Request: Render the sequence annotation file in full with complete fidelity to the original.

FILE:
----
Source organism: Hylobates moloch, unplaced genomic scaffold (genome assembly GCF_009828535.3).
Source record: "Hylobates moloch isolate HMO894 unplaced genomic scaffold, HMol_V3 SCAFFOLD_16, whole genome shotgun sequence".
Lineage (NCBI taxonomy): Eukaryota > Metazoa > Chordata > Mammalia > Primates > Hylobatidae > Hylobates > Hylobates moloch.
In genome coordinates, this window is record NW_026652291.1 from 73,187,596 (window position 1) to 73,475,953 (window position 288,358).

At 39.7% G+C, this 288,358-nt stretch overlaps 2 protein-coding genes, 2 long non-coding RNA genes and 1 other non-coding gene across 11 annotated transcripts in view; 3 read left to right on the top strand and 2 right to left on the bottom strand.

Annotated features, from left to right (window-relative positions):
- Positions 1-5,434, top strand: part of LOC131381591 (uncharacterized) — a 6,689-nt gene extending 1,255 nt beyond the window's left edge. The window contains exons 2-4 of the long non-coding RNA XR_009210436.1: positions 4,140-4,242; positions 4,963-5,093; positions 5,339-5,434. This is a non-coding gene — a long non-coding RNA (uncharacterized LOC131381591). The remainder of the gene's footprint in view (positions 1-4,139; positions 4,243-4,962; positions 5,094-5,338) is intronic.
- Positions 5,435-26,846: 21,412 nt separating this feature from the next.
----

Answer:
Source organism: Hylobates moloch, unplaced genomic scaffold (genome assembly GCF_009828535.3).
Source record: "Hylobates moloch isolate HMO894 unplaced genomic scaffold, HMol_V3 SCAFFOLD_16, whole genome shotgun sequence".
Lineage (NCBI taxonomy): Eukaryota > Metazoa > Chordata > Mammalia > Primates > Hylobatidae > Hylobates > Hylobates moloch.
In genome coordinates, this window is record NW_026652291.1 from 73,187,596 (window position 1) to 73,475,953 (window position 288,358).

At 39.7% G+C, this 288,358-nt stretch overlaps 2 protein-coding genes, 2 long non-coding RNA genes and 1 other non-coding gene across 11 annotated transcripts in view; 3 read left to right on the top strand and 2 right to left on the bottom strand.

Annotated features, from left to right (window-relative positions):
- Positions 1-5,434, top strand: part of LOC131381591 (uncharacterized) — a 6,689-nt gene extending 1,255 nt beyond the window's left edge. The window contains exons 2-4 of the long non-coding RNA XR_009210436.1: positions 4,140-4,242; positions 4,963-5,093; positions 5,339-5,434. This is a non-coding gene — a long non-coding RNA (uncharacterized LOC131381591). The remainder of the gene's footprint in view (positions 1-4,139; positions 4,243-4,962; positions 5,094-5,338) is intronic.
- Positions 5,435-26,846: 21,412 nt separating this feature from the next.